BRAHMS: Serenade No. 1 in D Major, Op. 11; Serenade No. 2 in A Major, Op. 16 – Gewandhausorchester/ Riccardo Chailly – Decca 478 6775, 65:19 (3/10/15) [Distr. by Universal] ****:
Recorded 22-30 May 2014, the two Brahms serenades under Riccardo Chailly constitute Decca’s first recordings of this music since the late Istvan Kertesz inscribed them in 1968. The 1857 D Major Serenade responds to the divertimentos of Mozart and Haydn, with a particular homage – in the opening drone effect – to the Haydn Symphony No. 104 “London.” Originally conceived as a nonet in the style of Hummel and Spohr, Brahms recast the work as a hybrid symphony-serenade. The idea of the piece containing two scherzos may pay homage to Schumann, who always liked to include two trios in his own scherzos. The coda of the first movement – taken by Chailly at a crisp Molto allegro, as indicated – involves a potent pedal D for 27 measures, an effect Brahms would employ once again in a baritone movement from his A German Requiem.
Chailly captures in the first – somewhat darkly hued – Scherzo the outdoor sensibility we likewise associate with the Beethoven Pastoral Symphony. The resonant string and wind sound easily proves a model for the natural successor to Brahms, Antonin Dvorak. We have by now become quite alert to the Gewandhaus tympanist, who consistently drives the rhythmic pulse home. Bassoons and low strings, with horn, introduce the pearly Adagio non troppo in B-flat Major, a movement Chailly relishes for its wealth of melodic colors, that often involve clarinet, flute, and horn.
The subsequent pair of minuets embraces chamber music textures, although Chailly has already given us tender intimacy in the Adagio. The second of the minuets, in G Minor, proffers the kind of “free but lonely” motif that virtually defines the ethos of beauty in Brahms. The second – hunting-horn – Scherzo in D Major more than beckons to the rollicking Beethoven of the first two symphonies. The often witty Rondo: Allegro last movement virtually sails in Chailly’s spirited rendition, gushing with elan and deft articulation in strings and woodwinds. We have thoroughly enjoyed the superb resonance of the orchestra, illuminated by fine sound engineering from Philip Siney, Eike Boehm, and Hendrik Eibisch.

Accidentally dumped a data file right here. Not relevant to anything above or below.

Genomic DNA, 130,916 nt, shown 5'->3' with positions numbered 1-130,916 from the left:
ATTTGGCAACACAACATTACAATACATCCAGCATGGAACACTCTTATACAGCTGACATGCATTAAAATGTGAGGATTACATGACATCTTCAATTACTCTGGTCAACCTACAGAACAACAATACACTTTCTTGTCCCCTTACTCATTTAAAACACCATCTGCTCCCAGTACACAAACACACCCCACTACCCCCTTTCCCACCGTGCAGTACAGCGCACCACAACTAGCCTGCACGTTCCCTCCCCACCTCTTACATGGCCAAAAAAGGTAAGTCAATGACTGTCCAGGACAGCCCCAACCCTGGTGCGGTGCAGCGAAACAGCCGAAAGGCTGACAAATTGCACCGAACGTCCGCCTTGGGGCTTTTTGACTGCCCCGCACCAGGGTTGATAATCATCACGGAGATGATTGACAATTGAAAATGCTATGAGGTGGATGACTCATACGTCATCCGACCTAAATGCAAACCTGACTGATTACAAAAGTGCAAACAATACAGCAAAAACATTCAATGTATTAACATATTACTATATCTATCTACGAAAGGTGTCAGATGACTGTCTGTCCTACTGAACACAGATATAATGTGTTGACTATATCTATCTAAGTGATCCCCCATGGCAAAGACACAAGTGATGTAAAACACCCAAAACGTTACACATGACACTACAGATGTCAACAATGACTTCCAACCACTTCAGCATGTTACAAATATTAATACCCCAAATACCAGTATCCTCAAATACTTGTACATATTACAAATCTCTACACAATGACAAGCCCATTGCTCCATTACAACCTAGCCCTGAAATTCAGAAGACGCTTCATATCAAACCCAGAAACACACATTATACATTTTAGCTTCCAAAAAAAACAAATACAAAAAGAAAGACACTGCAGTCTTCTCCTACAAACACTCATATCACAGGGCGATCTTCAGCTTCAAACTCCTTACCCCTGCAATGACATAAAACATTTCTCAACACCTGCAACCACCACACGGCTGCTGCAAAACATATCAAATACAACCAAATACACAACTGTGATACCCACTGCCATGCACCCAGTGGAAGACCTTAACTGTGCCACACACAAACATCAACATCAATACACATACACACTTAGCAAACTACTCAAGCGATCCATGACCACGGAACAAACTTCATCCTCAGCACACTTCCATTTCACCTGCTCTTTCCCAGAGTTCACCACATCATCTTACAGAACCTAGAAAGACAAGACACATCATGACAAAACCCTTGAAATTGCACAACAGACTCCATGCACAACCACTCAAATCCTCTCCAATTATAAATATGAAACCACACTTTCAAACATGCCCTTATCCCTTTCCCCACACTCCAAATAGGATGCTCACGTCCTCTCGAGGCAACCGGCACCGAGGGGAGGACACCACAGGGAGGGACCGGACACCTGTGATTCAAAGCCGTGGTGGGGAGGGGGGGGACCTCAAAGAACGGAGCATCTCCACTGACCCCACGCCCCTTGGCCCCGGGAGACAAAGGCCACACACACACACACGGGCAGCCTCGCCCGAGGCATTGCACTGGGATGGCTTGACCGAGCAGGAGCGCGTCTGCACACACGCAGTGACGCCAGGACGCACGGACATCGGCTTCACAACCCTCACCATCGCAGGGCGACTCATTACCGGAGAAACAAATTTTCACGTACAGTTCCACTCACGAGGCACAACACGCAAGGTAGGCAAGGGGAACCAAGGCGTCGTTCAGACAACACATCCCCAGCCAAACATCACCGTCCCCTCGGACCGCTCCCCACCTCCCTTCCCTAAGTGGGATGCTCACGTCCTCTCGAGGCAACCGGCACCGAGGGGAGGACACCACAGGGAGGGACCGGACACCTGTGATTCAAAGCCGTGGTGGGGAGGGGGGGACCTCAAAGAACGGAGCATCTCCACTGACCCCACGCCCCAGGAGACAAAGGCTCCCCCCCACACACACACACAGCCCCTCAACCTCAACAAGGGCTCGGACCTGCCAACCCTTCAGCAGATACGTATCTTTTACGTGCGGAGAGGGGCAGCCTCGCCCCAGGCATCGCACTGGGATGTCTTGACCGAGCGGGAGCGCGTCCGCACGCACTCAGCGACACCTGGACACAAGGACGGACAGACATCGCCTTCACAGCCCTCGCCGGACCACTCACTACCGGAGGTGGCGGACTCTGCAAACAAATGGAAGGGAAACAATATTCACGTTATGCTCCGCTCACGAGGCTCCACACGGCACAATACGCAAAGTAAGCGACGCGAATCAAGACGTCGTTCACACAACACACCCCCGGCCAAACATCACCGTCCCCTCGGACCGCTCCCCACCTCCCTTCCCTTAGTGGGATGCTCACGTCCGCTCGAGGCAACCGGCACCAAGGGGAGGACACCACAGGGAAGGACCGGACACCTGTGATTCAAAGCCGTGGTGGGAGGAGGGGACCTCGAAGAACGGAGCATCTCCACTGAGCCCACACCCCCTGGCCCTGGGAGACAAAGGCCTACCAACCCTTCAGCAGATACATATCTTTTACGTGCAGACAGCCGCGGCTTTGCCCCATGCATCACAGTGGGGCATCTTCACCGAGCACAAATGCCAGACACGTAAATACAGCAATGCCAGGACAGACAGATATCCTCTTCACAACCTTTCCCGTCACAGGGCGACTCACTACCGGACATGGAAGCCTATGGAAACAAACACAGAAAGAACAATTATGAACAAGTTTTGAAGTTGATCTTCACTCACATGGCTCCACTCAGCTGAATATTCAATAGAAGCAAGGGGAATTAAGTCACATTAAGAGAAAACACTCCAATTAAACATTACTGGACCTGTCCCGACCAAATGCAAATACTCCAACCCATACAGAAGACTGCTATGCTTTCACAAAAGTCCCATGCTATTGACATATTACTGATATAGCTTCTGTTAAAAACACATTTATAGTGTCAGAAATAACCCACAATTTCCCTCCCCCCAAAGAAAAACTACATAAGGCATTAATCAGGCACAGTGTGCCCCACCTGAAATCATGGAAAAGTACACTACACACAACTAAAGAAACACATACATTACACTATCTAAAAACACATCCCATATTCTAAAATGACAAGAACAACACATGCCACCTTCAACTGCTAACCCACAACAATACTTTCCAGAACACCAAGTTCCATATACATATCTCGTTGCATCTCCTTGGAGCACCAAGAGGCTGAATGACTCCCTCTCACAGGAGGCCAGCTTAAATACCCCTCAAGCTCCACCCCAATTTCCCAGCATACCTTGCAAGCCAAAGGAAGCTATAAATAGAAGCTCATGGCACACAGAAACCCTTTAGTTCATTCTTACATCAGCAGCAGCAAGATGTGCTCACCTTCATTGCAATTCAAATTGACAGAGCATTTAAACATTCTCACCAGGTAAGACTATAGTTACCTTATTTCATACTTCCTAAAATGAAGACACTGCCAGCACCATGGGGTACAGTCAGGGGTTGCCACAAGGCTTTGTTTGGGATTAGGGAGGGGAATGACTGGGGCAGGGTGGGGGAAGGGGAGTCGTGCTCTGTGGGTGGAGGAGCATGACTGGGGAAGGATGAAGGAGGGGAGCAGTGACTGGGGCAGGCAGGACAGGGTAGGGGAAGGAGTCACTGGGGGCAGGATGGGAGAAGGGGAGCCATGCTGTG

The more somberly scored Serenade in A Major dates from 1859, and it plays as a kind of experimental color-piece for winds and low strings. Chailly calls the music “an excursion into a pleasant shade.” Chailly takes the tempo, Allegro moderato as alla breve, so once more the music does not drag. The Gewandhaus capacity for a singing line – especially in the dominant viola part – has rarely enjoyed such sonic splendor. The move to the harmonically distant D-flat adds an expressive touch not soon forgotten. The ensuing Scherzo indulges in metric tricks and fine interplay in the winds. A similar rhythmic sleight of hand occurs in the 6/4 Quasi menuetto. Oboe and clarinet work a fine alchemy in the Adagio non troppo, which moves into some explosive, dark thoughts without undue sentimentality, and some luxurious riffs from the French horn, clarinet, and flute. The concluding Rondo: Allegro pushes Chailly’s reduced forces to the hilt, and they respond – alla breve – in virtuoso form. Once more indebted to the rustic dances in Beethoven’s Pastoral, the spirit of the music manages to reflect the light, glibly witty hands of Haydn and Mozart, complemented by high piccolo trills.
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